NYU is tracking newspaper bloggers
A very good resource for watching what is going on in newspapers and their struggle to come to terms with blogging is BluePlateSpecial.net, put together by Jay Rosen and his students at NYU.
I was at NYU last September at the Impact '05 conference. I was on a panel alongside Joe Trippi, Howard Dean's political strategist . Since then, the work being done at NYU by its journalism school has been popping up regularly on my radar screen. For example, the excellent IWantMedia is put together by Patrick Philips, an adjunct professor at NYU.
Facts About the State of Blogging at America's 100 Biggest Newspapers
Blue Plate Special combed through the 100 largest sites. The results show who's blogging, who's not, and which newsrooms are doing what. Look up your newspaper, and compare. (And please: help us fact check this chart!)
By Trisha Chang, Kat Ocampo, Kaitlin Jessing-Butz
Alexis Krase, Toli Galanis and Sara Williams
. . .
Also, notable on the site is Renee Alfuso's article on journalists who blog, and how obsessive it can become. She interviewed the Philadelphia Inquirer's full-time journalist blogger Daniel Rubin, a 25 year newsroom veteran and George K. Polk award winner.
But talk to him today: Rubin doesn’t believe in objectivity, hears the Net calling to him at all hours of the day, and craves the freedom to talk about whatever the hell he wants to talk about—unfettered, unedited. Yup, he’s a blogger.
And I can really identify with Rubin when he is quoted saying the following:
“It’s a great confidence builder knowing you can do it,” he explains. “It causes you to be really at the top of your game, as fast as you’re working to be aware of not getting it wrong and still pushing it as hard as you can. Not being too conservative, too cautious, and that takes a lot of concentrating.”
and. . .
“It’s all-consuming. To do it right takes everything I have.
Here is the full article... http://journalism.nyu.edu/pubzone/blueplate/issue1/rubin_reporter/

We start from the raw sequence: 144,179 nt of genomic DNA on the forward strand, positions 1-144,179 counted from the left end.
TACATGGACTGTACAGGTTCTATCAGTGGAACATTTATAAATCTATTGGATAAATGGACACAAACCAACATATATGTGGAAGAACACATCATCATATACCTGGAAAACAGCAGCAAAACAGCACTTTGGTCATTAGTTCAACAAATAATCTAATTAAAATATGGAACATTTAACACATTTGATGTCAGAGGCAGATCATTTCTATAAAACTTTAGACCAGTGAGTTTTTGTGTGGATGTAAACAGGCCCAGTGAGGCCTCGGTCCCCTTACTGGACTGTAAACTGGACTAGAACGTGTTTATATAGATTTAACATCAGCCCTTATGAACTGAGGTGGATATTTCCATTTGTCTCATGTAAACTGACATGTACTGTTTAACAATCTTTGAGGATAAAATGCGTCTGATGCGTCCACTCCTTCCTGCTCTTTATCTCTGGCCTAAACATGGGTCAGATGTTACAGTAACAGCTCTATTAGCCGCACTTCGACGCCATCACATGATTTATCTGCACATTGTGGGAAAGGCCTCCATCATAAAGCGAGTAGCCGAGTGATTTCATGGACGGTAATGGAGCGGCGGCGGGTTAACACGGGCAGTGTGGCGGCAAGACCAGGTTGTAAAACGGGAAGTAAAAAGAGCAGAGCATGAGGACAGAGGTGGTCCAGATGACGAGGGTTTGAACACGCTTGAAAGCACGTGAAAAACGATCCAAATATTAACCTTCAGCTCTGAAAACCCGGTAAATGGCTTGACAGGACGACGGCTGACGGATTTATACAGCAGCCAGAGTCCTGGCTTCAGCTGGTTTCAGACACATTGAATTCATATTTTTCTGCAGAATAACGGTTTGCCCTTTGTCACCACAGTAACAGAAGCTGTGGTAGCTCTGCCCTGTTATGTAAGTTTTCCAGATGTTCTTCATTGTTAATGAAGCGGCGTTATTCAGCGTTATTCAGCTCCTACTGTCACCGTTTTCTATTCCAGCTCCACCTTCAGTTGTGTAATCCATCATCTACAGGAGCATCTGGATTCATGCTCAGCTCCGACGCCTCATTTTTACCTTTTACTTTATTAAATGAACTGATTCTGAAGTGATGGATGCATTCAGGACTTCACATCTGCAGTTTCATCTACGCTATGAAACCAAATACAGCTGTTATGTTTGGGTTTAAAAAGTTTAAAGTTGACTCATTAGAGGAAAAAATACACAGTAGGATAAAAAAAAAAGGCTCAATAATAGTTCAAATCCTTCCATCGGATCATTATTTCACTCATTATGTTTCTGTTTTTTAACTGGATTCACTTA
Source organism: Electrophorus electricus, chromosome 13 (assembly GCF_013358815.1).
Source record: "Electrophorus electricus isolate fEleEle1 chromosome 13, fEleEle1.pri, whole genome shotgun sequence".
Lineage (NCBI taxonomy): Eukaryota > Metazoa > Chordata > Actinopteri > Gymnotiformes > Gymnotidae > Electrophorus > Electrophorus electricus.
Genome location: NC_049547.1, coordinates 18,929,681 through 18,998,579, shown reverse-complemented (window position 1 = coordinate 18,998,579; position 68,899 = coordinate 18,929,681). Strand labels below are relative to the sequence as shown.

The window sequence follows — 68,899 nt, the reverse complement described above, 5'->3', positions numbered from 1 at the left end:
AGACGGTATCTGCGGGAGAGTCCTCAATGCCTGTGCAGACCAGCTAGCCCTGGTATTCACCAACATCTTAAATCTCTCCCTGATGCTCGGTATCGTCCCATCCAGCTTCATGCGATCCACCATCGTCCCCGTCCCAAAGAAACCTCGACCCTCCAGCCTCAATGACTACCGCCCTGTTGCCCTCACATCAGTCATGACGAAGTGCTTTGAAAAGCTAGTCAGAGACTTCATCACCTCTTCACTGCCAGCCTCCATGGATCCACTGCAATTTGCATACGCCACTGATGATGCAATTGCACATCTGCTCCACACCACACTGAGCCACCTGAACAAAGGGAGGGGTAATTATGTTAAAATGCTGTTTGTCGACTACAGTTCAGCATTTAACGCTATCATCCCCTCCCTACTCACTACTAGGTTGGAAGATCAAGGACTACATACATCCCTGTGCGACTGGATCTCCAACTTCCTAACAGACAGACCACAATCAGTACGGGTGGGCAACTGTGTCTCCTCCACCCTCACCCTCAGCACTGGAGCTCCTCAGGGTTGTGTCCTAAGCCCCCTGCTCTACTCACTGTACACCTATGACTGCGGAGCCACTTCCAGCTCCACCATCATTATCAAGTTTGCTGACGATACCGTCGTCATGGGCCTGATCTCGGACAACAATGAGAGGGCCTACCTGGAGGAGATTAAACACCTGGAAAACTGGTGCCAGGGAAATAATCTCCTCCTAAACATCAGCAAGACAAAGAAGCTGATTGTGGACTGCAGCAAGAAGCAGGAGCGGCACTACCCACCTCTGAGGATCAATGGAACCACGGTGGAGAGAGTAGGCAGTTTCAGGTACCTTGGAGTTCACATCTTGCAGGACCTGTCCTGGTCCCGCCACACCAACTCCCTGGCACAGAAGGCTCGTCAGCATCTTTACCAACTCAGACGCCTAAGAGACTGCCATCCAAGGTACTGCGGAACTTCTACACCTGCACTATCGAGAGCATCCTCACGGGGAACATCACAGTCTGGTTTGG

. . .
Also worth reading is a post from the future : the article by Ed Cone, set in 2012 ...here is an extract:
It’s hard to believe, looking back, but there was once considerable resistance to blogging within newspapers. In fact, it persisted well into the last decade.
As late as 2007, many papers were only dabbling with blogs – if they were using them at all. Even as the Internet was blowing up the ancient newspaper business model by unbundling advertising from editorial, a lot of editors and writers disdained blogs and bloggers as faddish and frightening and somehow unclean.
Some of this resistance stemmed from a misunderstanding of what blogs actually are: a drop-dead simple publishing platform that allows any user to post text, images, audio, and video onto the web without much technical know-how or support.
One possible reason for the confusion over blogs was the hype about “citizens media” and the avalanche of adversarial rhetoric aimed at the professional press by noisy amateurs, which perhaps caused journalists to confuse the tools with some of the tools using them. And there was also an aversion by underpaid staffers to doing what they perceived as more work – writing online in addition to print — for the same meager wage.
The rest is here...
My only comment is that blogging won't save newspapers but it will improve them. The newspaper business model is being disrupted by online marketing, largely by search engine marketing and not the blogosphere. To disrupt an industry you have to disrupt its business model and that is being done by Google, Yahoo, Craigslist etc.
Please see SVW: The disruption of PR by blogging.